MARCO ISLAND — Resident Don Farmer, a Naples Daily News and Marco Eagle columnist and former CNN correspondent, led the “In the Round” audience at a forum on electric municipalization to ask the question “why now?” Why undertake a project as potentially expensive as looking into buying the electric cooperative when people face economic hardship?
The city’s electric municipalization committee met earlier Wednesday afternoon and the resounding question toward the end of that meeting was “why buy” Lee County Electric Cooperative, the Island’s electric provider?
About two hours later, the question of “why buy?” became “why now?” at the “In the Round” forum on the topic hosted by Orion Bank.
Farmer’s question spurred the most cheering and comments from the audience, as he geared the question toward City Councilman Jerry Gibson, also the chairman of the city’s electric municipalization committee and John Arceri, a former City Councilman who Farmer described as a person “of influence.”
The audience, many rising to their feet, clapped and echoed: “Why now?”
Gibson’s response was “why not?”
Gibson also said he believed Farmer’s question was “putting the cart before the horse” because so far the city has not spent money to look into the idea. City Council approved $100,000 in the budget for a consultant to look into the viability of the city purchasing or taking over LCEC by eminent domain, but the committee chose to begin preliminary work on its own without hiring a consultant.
He also said it has not been determined whether a city-run electric utility may bring money into the city.
“Why are you people so afraid of facts?” Gibson asked the audience.
The “In the Round” panel included LCEC’s CEO Dennie Hamilton, Barry Moline, executive director of the Florida Municipal Electric Association, Gibson, and Arceri, a former City Councilman who was among the primary negotiators for the city with LCEC regarding plans to put the Island’s electric wires underground.
Moline fielded many questions on the pros and cons of a city-run electric company and came with many examples from the 34 cities which are members of FMEA and operate their own electric companies.
Arceri, who has decades of experience in electric utilities from New York state, offered why he believed it was a viable idea to look into municipalization and to negotiate with LCEC for rates and for underground pricing. He said he believes Marco “subsidizes” the other areas in the electric cooperative.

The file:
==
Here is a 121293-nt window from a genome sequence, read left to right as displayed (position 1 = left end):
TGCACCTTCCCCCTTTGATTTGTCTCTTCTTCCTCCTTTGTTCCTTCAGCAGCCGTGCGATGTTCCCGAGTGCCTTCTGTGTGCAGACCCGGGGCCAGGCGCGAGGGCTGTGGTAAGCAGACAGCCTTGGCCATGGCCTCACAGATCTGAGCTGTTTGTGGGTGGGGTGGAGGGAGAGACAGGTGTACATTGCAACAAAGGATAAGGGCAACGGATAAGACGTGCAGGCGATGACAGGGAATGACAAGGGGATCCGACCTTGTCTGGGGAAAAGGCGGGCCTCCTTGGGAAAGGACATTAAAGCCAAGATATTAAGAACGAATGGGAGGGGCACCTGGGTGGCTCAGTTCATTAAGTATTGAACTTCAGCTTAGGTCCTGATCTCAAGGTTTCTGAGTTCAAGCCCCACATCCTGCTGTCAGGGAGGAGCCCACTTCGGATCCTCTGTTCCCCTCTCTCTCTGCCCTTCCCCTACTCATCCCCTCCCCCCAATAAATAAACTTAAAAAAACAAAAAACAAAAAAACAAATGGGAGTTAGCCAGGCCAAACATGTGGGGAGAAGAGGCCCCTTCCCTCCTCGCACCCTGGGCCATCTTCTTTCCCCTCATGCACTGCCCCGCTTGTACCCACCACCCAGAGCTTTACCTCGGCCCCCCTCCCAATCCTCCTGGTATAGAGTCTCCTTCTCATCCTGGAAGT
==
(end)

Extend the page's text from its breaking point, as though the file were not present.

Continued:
Hamilton said selling to Marco Island was “not in the best interest” of any of LCEC’s customers, including Marco Island.
Electric as a new tax
“We are convinced the citizens of Marco Island would pay higher rates to the city for the same service they have now through LCEC,” Hamilton said.
He reiterated that LCEC’s customers are also the owners of the coop. He added that he did not believe Arceri’s claim that Marco subsidized other areas was valid.
Hamilton said in years where there were storms on Marco and when there were significant capital improvements to the Island’s system such as in 2003, other areas may have contributed more to the cooperative than Marco. There are four service areas which are more dense and purchase more electric than Marco within the cooperative, Hamilton added.
He also said if Marco is looking to earn money from sources other than property taxes, they may legally charge a 10 percent fee on customers’ electric bills.
“I don’t want to be a tax collector,” Hamilton said, adding that he would do that if the city requested.
He said he saw the issue as a way of “hiding funding for the city through electric rates.”
The audience came back occasionally and repeated “why now?”
Arceri answered that it is a “longterm issue” and it may be a possible solution to the city’s financial troubles as property taxes are not generating the money they used to for the city due to declining property values.
The idea of Marco Island being LCEC’s “cash cow” was the impetus for the research. Arceri said if he had a goal it would be to negotiate a savings for Marco Island, either in rates or undergrounding.
Resident Ron Dick, also a part-time Canadian resident, was among many at the meeting who thanked LCEC for providing relatively low rates with reliable service.
Carl Haeussler Jr., a resident and Island Realtor, said he appreciated LCEC and said anyone from up north likely knows the value LCEC provides with rates lower than in northern states or Canada.
“If it works, don’t fix it,” Haeussler said.
Hamilton addressed several questions from residents looking for more detailed information on how LCEC came to the conclusion that they don’t want to sell and it’s not in Marco residents’ best interest.
He said LCEC was not required and had no motive to hire anyone to discover the value of Marco’s segment of LCEC, such as infrastructure and the depreciation of it.
Hamilton shared that LCEC brings in $370 million in annual revenues and profit margins are allocated back to members in proportion to the energy used. Marco Island accounts for about $35 million of annual revenues, he said. LCEC has 193,000 customers and Marco has about 18,000 customer meters, Hamilton said.
“The city’s committee has not asked LCEC for one piece of information,” he added.
Moline said from his observation the committee is “leaving no stone unturned” as they work to gather impartial facts.
Hamilton also accepted an invite from the electric municipalization committee to give a presentation on LCEC.